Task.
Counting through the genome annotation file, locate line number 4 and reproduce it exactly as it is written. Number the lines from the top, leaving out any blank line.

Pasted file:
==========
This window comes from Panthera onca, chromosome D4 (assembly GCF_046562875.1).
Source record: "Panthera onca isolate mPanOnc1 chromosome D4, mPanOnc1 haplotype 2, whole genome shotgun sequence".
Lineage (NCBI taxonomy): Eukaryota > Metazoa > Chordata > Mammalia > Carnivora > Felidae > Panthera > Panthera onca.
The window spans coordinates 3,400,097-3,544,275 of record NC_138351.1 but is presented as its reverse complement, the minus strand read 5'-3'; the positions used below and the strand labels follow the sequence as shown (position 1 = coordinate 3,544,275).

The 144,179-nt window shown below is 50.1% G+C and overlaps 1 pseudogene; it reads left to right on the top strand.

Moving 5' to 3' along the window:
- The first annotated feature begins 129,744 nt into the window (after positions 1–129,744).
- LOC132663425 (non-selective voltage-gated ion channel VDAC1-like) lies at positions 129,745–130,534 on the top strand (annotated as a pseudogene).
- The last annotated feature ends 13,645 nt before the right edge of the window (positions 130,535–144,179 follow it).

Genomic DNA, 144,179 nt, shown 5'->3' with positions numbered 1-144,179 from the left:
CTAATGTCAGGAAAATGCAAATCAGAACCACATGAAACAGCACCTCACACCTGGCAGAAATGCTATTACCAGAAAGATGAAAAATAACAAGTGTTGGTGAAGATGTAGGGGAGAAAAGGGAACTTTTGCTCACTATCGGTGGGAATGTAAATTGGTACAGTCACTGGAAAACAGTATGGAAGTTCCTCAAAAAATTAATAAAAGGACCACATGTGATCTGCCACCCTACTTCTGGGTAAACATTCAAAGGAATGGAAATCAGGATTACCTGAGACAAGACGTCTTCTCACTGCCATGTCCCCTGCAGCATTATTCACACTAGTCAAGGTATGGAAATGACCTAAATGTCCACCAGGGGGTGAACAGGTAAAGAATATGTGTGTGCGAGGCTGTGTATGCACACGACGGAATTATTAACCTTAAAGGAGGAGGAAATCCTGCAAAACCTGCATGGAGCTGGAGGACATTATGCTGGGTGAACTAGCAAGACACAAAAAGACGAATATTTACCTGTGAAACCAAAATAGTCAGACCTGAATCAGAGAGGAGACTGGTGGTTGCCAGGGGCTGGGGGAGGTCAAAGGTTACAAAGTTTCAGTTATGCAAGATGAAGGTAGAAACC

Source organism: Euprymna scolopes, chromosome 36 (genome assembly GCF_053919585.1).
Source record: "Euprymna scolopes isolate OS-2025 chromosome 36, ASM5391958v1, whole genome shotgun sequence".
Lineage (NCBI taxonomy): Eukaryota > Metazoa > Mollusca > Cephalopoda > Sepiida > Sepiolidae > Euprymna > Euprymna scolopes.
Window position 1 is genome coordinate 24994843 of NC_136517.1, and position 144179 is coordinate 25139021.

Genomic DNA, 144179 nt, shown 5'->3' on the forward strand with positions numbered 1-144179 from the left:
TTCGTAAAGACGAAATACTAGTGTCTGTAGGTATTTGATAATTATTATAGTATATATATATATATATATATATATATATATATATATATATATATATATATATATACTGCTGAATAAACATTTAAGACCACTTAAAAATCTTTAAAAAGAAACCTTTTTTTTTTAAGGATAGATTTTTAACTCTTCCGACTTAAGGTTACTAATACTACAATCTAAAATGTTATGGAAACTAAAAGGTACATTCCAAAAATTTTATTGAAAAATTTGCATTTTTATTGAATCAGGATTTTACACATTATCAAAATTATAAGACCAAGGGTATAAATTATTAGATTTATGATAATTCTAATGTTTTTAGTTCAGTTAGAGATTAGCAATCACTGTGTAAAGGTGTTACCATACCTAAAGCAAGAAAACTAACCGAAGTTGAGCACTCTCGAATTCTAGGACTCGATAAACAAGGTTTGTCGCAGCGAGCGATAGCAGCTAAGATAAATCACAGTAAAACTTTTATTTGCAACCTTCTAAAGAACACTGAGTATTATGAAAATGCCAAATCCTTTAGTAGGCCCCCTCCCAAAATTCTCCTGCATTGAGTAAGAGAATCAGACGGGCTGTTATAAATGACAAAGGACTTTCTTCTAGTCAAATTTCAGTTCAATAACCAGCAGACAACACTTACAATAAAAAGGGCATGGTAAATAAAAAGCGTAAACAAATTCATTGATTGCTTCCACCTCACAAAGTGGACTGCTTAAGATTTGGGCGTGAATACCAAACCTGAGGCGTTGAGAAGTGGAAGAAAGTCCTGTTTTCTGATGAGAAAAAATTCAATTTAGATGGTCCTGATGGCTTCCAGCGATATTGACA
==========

The window spans coordinates 3,400,097-3,544,275 of record NC_138351.1 but is presented as its reverse complement, the minus strand read 5'-3'; the positions used below and the strand labels follow the sequence as shown (position 1 = coordinate 3,544,275).